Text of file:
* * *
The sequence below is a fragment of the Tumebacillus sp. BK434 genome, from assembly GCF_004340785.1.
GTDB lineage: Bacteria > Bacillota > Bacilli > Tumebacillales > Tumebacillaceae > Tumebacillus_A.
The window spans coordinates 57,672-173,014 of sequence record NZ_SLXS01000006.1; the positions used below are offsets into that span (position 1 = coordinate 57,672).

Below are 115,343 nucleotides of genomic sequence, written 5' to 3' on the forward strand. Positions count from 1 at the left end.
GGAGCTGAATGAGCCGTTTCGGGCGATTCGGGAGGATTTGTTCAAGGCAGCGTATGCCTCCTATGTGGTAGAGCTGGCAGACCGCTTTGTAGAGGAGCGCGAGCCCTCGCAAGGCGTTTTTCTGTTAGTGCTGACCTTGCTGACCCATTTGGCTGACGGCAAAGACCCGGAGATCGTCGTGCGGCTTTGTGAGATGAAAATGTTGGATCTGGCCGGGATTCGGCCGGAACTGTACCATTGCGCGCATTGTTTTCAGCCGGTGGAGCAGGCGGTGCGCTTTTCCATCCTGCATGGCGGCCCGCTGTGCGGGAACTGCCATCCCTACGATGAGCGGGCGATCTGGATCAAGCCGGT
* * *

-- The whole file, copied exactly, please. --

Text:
The sequence below is a fragment of the Tumebacillus sp. BK434 genome, from assembly GCF_004340785.1.
GTDB lineage: Bacteria > Bacillota > Bacilli > Tumebacillales > Tumebacillaceae > Tumebacillus_A.
The window spans coordinates 57,672-173,014 of sequence record NZ_SLXS01000006.1; the positions used below are offsets into that span (position 1 = coordinate 57,672).

Below are 115,343 nucleotides of genomic sequence, written 5' to 3' on the forward strand. Positions count from 1 at the left end.
GGAGCTGAATGAGCCGTTTCGGGCGATTCGGGAGGATTTGTTCAAGGCAGCGTATGCCTCCTATGTGGTAGAGCTGGCAGACCGCTTTGTAGAGGAGCGCGAGCCCTCGCAAGGCGTTTTTCTGTTAGTGCTGACCTTGCTGACCCATTTGGCTGACGGCAAAGACCCGGAGATCGTCGTGCGGCTTTGTGAGATGAAAATGTTGGATCTGGCCGGGATTCGGCCGGAACTGTACCATTGCGCGCATTGTTTTCAGCCGGTGGAGCAGGCGGTGCGCTTTTCCATCCTGCATGGCGGCCCGCTGTGCGGGAACTGCCATCCCTACGATGAGCGGGCGATCTGGATCAAGCCGGT